But getting back to the story, Patrick actually does run into one of the scammers, OTUMBO, who promises to take him to the man who orchestrated the scheme. This leads to a series of mis-adventures that leave Patrick worse off than if he’d never come to Nigeria in the first place. For some reason though, Patrick continues to trust him.

After Patrick is conned for the third time and has finally discovered that small part of his brain that still functions, he calls it quits on Otumbo, telling him to get out of his life. Except that the very next day, when he comes out of his hotel, Otumbo is there, waiting for him on another journey that he promises will lead Patrick to the man who stole his money. But Patrick’s not having it. “Wait here, I’ll be back in a minute,” he tells Otumbo, with no intention of ever returning. So Otumbo sits down and waits.

And waits…

And waits…

When Patrick gets back to the hotel, out of eyesight, he sees that Otumbo is *still* there. He sneaks up to his room and comes back down a couple hours later. He’s shocked to see that Otombo is *still* waiting for him. He leaves a third time, comes back hours after that. It’s been seven hours in total. Mark Friedman writes:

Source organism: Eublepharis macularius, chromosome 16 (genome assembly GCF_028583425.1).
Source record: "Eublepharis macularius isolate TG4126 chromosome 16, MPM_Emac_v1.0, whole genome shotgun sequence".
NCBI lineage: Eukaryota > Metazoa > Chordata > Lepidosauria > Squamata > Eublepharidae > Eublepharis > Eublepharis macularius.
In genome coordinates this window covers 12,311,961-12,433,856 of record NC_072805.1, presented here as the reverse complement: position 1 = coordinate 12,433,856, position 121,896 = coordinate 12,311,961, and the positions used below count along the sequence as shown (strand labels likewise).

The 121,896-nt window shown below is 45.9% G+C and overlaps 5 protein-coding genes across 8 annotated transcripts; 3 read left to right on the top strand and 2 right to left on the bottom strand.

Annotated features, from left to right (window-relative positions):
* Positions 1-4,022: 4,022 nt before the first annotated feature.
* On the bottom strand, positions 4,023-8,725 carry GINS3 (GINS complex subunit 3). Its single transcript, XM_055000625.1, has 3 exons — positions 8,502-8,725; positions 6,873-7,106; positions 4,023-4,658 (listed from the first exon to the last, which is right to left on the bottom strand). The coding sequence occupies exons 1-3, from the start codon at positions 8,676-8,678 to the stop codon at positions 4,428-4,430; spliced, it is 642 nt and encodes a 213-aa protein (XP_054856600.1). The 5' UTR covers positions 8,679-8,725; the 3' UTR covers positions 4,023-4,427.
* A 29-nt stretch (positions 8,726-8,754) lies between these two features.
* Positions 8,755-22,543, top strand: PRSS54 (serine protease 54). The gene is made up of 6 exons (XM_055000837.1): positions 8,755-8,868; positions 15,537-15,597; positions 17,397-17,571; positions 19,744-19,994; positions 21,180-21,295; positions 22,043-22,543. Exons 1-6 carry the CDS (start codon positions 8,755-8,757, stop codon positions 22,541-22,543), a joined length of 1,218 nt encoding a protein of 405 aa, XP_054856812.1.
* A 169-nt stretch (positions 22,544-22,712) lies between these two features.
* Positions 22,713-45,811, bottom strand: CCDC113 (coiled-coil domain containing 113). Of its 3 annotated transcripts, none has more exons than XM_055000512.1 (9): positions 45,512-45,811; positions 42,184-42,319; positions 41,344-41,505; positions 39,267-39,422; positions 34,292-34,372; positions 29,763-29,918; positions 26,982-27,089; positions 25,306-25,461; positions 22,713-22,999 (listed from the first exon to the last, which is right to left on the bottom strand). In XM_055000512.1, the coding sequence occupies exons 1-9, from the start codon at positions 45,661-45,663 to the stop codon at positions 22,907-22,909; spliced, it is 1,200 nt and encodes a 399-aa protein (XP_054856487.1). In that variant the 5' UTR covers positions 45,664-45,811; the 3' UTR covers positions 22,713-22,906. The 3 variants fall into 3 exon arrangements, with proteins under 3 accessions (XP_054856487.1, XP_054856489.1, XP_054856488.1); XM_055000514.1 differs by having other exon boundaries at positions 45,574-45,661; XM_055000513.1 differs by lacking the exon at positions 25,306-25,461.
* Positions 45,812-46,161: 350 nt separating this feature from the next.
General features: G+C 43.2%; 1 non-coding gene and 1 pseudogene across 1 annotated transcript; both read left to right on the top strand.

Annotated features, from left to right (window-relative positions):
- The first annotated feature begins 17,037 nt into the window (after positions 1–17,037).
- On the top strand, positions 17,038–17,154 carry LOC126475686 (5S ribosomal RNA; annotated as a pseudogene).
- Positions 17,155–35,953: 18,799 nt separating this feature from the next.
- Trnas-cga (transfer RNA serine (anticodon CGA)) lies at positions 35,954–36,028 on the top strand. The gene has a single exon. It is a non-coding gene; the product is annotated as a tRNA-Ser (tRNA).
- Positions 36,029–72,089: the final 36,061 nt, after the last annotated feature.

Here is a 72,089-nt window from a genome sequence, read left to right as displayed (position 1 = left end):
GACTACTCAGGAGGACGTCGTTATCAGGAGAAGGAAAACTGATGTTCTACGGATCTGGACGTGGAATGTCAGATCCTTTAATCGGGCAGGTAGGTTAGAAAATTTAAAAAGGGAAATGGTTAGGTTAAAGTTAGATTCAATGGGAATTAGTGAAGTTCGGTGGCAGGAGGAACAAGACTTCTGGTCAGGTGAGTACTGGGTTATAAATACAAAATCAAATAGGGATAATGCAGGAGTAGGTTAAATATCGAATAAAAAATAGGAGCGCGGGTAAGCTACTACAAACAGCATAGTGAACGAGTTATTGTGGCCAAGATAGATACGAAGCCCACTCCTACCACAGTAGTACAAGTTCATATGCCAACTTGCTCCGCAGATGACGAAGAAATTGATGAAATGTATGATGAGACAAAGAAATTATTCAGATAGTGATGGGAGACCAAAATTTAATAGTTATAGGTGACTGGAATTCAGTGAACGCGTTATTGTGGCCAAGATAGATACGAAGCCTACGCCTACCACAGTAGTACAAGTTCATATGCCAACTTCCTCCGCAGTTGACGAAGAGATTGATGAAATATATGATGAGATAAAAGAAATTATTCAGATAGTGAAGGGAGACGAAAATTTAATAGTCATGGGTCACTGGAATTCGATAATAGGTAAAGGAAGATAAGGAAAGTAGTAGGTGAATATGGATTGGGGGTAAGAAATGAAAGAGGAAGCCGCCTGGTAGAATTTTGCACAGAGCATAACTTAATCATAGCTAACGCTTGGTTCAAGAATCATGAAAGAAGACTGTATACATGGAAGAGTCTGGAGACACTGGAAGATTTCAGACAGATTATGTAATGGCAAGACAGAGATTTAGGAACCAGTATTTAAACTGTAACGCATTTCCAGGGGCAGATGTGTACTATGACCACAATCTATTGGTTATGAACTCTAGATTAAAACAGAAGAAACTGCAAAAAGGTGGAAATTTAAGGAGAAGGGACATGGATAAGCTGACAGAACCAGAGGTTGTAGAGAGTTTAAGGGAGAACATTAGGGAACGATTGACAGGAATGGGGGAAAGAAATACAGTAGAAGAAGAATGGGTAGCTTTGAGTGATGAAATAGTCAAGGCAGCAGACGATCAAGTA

[scrippet]
Later

Half-eaten room service lunch on the desk. Patrick goes to the window, knowing what he’ll find…

Then he frowns. Otumbo is gone. He’s puzzled– And then he spots him. He’s WALKING IN TRAFFIC in front of the hotel, selling… TOILET PLUNGERS.

PATRICK
He’s selling toilet plungers.

And Patrick stands there, and he watches. Traffic is heavy now but it still speeds up occasionally and is dangerous, Otumbo weaves between cars, face shiny with sweat.

Patrick is transfixed. Something about this moves him. This young guy who found some plungers and is trying to sell them, doing whatever he can… and still taking an occasional glance back at the hotel, waiting for Patrick to emerge.
[/scrippet]
It’s this kind of heartbreaking moment where you realize that Patrick isn’t just a scam for Otumbo. He’s survival. He’s a way to last a few more days out in the jungle. It was a touching moment that really drove home, I believe, the reason why Friedman wrote this.

So while this script is not without faults, it does have enough high points for me to recommend. Read it yourself and tell me what you think.

[ ] trash
[ ] barely kept my interest

[x] worth the read

[ ] impressive

[ ] genius

What I learned: I think I’ve said this before but sometimes we’re so blinded by wanting to tell our story, that we forget to ask if our characters are acting rationally. I guarantee you there’s no way this will be filmed before this problem is fixed because nobody will believe that Patrick is that dumb. There’s another script out there called “Big Hole” that’s similar to this except in that script, the protagonist is much older – is not nearly as computer savvy – so the fact that he would get swindled by an internet scam is a lot more believable. Just make sure your characters are making believable choices.